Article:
Exposure to hazardous chemicals in the workplace and toxic releases to surrounding communities have resulted in cancer, central nervous system disorders, birth defects, deaths, unprecedented environmental degradation and substantial groundwater contamination. The “clean” in this so-called clean industry refers to the conditions needed to produce working circuits, not to the working conditions for employees or the environmental impact of production.
A few examples of the serious toxic legacy of high-tech development include:
* Silicon Valley has more EPA Superfund sites than anywhere else in the country due to groundwater contamination caused by electronics firms.
* The semiconductor industry uses more toxic gases, including such lethal gases as arsine and phosphine – than any other industry in the country.
* Until very recently, electronics manufacturing depended on the use of large quantities of ozone-destroying CFCs.
Unless the electronics industry makes a commitment to toxics-use reduction, the next generation of smaller and faster chips will use even more solvents and toxic substances to achieve the necessary requirement for “clean” components.
The same chemicals that are harmful to the environment are also harmful to the industry’s workforce, which is primarily composed of people of color, women and immigrants. According to Dr. Joseph La Dou, director of Occupational and Environmental Medicine at the University of California at San Francisco, systemic poisoning (illness related to exposure to toxic chemicals) of electronics workers is higher than workers in the chemical industry, even those in pesticide manufacturing. Semiconductors workers have the highest rate of all electronics workers.
Reproductive hazards from chemical exposure are a real concern to both environmentalists and workers. Yet employers provide little information and even less protection against reproductive hazards. In the highly competitive field of chip manufacturing, production demands often outweigh safety demands. Often the industry has opted to phase out the workers, rather than phase out the toxics.
Electronics firms often do not have enlightened employee relations policies for production workers, and the industry is notorious for its anti-union stance. Not surprisingly, federal data confirms the industry’s highly polarized workforce. White men dominate managerial and professional positions, while women and people of color – those exposed to the toxic chemicals – dominate the semi-skilled production workforce.
The corporate centers for the electronics industry are concentrated in the Silicon Valley, the Route 128 area near Boston, Japan and western Europe. In search of lower wages and weak environmental standards, the industry is expanding its production into Asia, Latin America and the Caribbean. This relocation is also happening within the United States. Numerous manufacturing plants are relocating to the Southwest – a low wage region with large populations of people of color, a lack of trade union activity, less stringent environmental regulations and workplace safety standards, and weak government and enforcement structures. (See box on Intel below.)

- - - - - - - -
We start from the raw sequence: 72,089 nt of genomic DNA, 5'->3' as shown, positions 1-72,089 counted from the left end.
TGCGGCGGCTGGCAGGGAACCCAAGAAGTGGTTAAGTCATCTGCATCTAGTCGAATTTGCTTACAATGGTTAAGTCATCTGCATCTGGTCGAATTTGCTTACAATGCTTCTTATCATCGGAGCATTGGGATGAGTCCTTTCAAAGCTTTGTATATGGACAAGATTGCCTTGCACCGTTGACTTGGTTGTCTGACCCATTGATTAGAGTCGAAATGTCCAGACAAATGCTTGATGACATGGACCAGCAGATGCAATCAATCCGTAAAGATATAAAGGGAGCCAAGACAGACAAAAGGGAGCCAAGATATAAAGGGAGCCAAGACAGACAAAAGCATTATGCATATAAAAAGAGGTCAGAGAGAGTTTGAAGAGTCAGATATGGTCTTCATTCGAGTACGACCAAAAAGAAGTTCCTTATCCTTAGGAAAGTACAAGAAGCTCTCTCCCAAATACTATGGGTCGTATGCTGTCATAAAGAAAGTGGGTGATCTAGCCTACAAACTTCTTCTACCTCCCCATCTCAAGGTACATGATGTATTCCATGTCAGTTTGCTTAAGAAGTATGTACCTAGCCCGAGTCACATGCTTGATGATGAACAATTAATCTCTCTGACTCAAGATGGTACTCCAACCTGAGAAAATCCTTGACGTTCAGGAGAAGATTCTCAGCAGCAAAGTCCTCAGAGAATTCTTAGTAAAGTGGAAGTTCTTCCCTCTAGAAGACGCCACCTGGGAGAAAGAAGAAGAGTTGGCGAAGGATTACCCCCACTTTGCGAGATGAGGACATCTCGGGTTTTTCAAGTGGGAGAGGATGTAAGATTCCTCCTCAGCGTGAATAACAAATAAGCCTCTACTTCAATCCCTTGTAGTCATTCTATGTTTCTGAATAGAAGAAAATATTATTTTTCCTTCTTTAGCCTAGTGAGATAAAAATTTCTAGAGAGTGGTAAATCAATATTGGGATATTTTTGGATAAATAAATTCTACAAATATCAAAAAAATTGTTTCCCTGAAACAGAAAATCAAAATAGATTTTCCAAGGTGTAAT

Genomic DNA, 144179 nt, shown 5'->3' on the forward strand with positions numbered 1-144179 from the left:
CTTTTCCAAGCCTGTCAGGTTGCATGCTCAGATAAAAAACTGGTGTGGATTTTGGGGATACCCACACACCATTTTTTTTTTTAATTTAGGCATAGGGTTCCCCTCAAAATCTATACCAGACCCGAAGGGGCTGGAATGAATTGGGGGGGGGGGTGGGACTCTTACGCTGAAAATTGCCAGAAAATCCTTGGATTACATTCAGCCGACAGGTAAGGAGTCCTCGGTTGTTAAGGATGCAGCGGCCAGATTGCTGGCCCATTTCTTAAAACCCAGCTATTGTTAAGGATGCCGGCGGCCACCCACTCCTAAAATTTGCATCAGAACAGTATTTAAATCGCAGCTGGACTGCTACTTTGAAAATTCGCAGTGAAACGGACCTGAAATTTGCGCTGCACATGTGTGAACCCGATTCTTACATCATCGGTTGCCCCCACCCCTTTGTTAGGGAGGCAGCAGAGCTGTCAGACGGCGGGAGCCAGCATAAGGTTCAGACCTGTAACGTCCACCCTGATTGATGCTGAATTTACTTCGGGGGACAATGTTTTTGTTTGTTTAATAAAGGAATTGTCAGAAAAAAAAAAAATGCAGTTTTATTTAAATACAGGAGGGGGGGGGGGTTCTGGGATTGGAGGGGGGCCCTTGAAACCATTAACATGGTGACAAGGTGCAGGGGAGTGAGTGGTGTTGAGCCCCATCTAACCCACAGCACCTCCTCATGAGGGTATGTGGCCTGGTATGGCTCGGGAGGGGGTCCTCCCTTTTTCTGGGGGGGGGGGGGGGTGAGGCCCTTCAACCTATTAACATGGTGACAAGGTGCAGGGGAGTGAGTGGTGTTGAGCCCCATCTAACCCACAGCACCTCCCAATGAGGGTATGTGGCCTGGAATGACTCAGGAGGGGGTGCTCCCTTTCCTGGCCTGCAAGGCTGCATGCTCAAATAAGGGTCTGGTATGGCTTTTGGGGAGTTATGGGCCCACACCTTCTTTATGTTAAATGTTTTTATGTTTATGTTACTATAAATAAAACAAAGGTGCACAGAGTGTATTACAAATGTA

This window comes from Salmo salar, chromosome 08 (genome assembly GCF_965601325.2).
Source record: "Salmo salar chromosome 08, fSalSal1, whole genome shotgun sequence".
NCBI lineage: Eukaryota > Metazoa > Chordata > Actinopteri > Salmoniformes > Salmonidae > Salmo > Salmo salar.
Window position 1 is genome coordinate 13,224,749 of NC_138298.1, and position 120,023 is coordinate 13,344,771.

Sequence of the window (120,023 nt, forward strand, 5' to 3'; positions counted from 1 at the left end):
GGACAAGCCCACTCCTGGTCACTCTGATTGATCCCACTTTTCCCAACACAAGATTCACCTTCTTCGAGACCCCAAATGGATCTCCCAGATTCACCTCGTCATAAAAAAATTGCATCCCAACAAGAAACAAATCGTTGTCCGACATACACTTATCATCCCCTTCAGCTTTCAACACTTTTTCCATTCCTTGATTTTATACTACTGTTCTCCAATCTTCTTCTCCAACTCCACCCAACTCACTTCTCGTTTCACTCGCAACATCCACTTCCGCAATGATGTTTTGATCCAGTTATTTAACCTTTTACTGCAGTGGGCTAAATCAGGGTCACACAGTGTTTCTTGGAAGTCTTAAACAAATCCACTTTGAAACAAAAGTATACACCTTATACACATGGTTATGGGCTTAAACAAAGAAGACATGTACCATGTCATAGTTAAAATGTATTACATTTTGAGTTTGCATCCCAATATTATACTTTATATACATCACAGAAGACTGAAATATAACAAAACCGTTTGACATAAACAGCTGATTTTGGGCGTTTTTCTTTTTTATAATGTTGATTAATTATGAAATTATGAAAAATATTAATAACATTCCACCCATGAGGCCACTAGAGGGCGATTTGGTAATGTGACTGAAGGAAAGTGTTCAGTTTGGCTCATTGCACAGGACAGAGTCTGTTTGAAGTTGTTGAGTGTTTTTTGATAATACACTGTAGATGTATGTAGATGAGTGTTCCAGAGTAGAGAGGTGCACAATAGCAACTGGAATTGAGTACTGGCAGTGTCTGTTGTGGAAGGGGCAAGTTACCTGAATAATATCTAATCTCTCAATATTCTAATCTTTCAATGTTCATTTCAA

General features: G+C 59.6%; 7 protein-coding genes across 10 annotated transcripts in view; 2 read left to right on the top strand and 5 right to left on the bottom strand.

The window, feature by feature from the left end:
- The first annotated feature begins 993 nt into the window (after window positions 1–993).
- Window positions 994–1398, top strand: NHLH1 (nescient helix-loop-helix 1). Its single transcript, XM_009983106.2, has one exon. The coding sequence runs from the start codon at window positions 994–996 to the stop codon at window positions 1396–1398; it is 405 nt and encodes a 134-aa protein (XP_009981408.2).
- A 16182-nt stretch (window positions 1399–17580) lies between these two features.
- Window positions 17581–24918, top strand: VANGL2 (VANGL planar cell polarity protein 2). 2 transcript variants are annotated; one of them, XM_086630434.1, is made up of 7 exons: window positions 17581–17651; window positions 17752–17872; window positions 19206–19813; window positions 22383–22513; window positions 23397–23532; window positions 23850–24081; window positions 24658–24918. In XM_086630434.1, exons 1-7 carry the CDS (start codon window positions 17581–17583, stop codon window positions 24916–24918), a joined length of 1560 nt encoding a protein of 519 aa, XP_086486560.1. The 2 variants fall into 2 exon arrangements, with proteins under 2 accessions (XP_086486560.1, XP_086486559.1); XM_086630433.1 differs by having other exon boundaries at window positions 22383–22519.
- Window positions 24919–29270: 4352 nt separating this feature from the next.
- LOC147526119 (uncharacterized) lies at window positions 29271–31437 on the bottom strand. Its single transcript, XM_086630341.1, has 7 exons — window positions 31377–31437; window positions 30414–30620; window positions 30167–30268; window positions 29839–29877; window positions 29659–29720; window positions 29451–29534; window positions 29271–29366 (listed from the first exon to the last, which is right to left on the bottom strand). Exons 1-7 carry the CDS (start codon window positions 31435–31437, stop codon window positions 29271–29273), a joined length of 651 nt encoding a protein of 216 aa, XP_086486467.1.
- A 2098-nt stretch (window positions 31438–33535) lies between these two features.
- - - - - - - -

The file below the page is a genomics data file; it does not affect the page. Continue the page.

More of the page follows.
More recently, a new enticement has entered into the picture – subsidies. To attract high-tech businesses, municipalities enter “bidding wars” to see who can offer the largest incentives or weaken environmental and workplace regulations the most. In this “race to the bottom,” states offer multi-billion dollar industrial revenue bonds, tax abatement programs, streamlined environmental permitting process, and enormous direct and indirect subsidies. Oregon has become a new area for the industry to relocate because of its “Strategic Incentive Program.”
Industry “promoters” emphasize increased jobs when an economic development strategy based on micro-electronics and computers is adopted. These big giveaways could result in local communities not having the money necessary to build the infrastructure necessary to accommodate the new growth.
Many of these problems are systemic to the structure of the industry. Few industry or government leaders have confronted the negative impact of high-tech industries. The Silicon Valley Toxics Coalition (SVTC) and other groups are challenging these impacts by creating models to help level the playing field so communities can attain sustainable development and environmentally-responsible manufacturing. This involves encouraging industry to adopt a proactive pollution prevention approach and develop new technologies that will reduce the environmental and occupational health impact of their production processes. It also involves organizing local communities to counter industry’s whipsaw tactics of pitting city against city in the quest for jobs by imposing conditions on new economic development plans.